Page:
Oh brother! Let’s get this straight. They’re not priests.

So what are they? They seem to be an esoteric mystery, these figures clad in white, often seen walking leisurely in the campus. But despite their friendly demeanor, most students keep a respectful distance from them, almost as if they fear that to lay their eyes upon such vessels of holiness shall incinerate their mortal eyes. And perhaps this fear (an irrational one, no doubt) is brought about by a lack of understanding as to what exactly the brothers are. We sat with future brothers Patrick Lo (IV, BS-PSY) and Timothy Henares (II, AB-ISE), subjecting them to an inquisition in order to divulge the truth behind being a brother.

Brothers are part of a religious community, and although they are not ordained (unlike priests), they still take the vows of poverty, celibacy, and obedience. What makes a Lasallian Brother different from other brothers is that their ministry is dedicated to the educational formation of the Youth. The brothers, therefore, are not a scary order from the Da Vinci code or religious judges ready to shame you for trespasses; they are dedicated to serving the youth through education. As our interviewees put it, the brothers should not be seen as intimidating folks; rather, as their name implies, they should be seen as brothers, as a family.

Was it this sense of family that led our interviewees to become brothers? We asked them the reason behind choosing such a life. Brother Aspirant Timothy had originally set his sights on becoming a priest. But then, like the flickering twilight, the dream vanished. Then a friend introduced him to the brothers. He joined a program wherein he was invited to live with the brothers to see if their way of life suited him. And the life did. It was then that he discovered a new dawn in his life; he decided that this was God’s calling for him. For Brother Aspirant Patrick, it was also when he joined a program that let him experience the life of the brothers that his path in life became apparent.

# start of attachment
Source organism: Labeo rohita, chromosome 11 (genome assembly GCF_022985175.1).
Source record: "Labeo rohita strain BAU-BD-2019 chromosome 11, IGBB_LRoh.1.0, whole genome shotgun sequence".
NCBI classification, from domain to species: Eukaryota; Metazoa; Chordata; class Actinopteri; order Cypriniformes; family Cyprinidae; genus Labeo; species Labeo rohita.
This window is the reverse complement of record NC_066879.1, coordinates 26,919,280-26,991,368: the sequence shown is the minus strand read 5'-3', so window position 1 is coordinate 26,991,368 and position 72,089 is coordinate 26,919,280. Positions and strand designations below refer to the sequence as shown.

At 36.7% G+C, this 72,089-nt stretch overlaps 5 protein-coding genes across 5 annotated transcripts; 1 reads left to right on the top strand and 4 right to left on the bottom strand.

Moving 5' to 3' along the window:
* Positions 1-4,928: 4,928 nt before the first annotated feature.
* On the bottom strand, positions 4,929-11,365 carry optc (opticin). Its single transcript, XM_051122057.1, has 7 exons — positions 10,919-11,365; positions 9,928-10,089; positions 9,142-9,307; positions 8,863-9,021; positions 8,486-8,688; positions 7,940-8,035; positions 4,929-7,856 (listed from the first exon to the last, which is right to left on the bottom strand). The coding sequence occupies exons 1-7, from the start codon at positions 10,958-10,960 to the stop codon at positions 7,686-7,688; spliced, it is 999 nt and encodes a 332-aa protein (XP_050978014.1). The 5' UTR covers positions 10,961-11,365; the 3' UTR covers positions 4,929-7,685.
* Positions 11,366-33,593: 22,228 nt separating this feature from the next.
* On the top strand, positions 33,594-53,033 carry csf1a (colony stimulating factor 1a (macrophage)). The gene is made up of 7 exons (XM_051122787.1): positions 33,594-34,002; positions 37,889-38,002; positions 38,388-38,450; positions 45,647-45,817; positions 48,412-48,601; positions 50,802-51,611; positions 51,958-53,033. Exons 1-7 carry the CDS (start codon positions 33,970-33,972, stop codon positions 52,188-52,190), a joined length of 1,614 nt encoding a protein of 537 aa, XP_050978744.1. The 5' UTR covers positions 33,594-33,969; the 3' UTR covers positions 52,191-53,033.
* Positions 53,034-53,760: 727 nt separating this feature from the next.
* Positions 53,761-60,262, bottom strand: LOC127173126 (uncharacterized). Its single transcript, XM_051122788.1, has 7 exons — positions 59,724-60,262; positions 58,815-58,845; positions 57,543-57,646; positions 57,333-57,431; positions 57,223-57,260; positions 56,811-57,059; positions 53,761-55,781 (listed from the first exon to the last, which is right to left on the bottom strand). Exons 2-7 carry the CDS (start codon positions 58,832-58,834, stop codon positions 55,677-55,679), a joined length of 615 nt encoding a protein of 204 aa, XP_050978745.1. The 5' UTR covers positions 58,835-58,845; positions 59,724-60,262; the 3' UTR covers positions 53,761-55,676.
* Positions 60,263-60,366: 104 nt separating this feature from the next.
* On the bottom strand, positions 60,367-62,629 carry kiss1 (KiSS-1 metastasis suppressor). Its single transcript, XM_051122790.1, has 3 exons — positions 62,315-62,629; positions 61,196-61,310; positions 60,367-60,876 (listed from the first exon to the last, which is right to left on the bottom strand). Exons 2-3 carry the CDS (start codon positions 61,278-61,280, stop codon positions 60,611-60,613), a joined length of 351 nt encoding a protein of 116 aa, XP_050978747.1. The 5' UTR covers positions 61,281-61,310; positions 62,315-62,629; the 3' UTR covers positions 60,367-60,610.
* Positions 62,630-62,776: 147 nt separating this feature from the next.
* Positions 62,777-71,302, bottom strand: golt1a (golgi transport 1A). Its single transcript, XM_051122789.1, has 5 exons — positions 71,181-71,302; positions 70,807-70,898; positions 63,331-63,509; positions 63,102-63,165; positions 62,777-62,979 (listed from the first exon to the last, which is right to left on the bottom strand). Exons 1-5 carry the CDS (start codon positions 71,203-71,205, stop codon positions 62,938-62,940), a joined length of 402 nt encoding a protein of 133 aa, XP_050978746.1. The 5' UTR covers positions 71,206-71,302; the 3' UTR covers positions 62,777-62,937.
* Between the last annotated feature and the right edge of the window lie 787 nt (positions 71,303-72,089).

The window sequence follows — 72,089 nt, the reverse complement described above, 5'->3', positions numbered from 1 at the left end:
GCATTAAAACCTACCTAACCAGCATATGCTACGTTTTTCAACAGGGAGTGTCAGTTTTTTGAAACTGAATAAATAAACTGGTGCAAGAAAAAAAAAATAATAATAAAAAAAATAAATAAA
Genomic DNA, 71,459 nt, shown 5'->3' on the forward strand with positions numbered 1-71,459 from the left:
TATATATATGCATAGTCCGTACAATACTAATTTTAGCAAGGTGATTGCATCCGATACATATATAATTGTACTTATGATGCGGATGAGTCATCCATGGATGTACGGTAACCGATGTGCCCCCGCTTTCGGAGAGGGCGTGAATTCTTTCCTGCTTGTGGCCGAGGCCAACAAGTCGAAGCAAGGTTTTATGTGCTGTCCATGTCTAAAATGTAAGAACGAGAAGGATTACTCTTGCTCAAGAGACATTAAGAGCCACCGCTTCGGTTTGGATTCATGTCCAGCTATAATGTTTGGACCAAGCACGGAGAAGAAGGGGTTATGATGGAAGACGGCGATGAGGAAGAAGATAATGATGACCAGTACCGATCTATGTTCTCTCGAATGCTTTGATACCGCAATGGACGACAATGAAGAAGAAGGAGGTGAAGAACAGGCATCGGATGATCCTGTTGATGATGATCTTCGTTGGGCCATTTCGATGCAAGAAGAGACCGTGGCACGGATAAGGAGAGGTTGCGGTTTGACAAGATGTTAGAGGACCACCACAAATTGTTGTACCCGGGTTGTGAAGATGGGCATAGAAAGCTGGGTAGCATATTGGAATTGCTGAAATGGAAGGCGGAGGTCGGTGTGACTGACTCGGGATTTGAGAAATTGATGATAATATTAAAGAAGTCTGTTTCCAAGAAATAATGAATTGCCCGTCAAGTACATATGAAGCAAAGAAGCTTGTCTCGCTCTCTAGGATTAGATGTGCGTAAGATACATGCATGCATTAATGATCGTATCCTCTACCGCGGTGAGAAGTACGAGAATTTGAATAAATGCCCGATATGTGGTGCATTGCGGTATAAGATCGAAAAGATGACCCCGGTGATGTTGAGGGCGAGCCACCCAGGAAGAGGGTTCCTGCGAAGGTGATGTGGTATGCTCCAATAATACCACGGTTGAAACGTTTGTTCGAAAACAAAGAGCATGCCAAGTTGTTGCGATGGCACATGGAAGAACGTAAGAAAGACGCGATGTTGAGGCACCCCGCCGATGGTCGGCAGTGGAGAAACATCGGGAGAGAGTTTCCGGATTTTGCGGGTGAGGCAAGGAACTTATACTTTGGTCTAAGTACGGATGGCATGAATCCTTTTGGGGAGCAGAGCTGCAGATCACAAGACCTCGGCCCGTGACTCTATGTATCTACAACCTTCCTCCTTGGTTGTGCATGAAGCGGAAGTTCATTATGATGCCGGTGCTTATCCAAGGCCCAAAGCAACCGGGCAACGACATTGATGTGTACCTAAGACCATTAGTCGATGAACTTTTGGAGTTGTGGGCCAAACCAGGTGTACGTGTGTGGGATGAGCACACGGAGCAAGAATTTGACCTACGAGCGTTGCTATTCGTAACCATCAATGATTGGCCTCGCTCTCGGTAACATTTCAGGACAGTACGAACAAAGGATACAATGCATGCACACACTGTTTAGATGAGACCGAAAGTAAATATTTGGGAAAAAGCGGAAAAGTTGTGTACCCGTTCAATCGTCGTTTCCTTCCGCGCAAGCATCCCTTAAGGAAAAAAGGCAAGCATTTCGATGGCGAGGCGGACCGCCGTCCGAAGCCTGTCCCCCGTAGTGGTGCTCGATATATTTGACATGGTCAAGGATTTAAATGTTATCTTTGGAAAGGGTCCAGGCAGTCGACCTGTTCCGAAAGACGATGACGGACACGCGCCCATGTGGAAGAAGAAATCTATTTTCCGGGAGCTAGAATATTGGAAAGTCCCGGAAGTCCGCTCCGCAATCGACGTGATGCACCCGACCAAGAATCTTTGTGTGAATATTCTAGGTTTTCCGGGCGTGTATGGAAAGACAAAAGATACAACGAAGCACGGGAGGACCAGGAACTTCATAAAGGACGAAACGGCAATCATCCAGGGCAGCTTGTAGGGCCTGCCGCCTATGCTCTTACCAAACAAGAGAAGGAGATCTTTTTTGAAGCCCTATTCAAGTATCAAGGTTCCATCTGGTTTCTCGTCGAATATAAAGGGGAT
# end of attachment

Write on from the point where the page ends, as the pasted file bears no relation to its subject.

What about the life of the brothers makes it so appealing? The answer is as deep as you think. The food. It is rumored that a certain Brother Hans bakes the best cookies this world has ever seen. Seriously though, what makes the life of the brothers so appealing is the sense of community. The brothers are not of the morose nature commonly associated with holiness; rather, they are the jovial saints. Aside from serving, they engage in athletics together, and make holiness seem not like a duty one must do, but something fun that one wants to do. To enter this way of life is the dream for our interviewees.


Understanding the program

However, with every dream chosen, certain steps need to be taken. The same applies to the Lasallian brother program. Necessary stages, processes, and requirements must be accomplished for one to achieve the desired goal – to be a Lasallian Brother.

The first, among these steps, is the Contact stage.

As the name implies, the contact stage would refer to the applicant’s association with the Lasallian Brothers. It’s simply when the “brothers know you and you know the brothers,” as Brother Aspirant Timothy would say.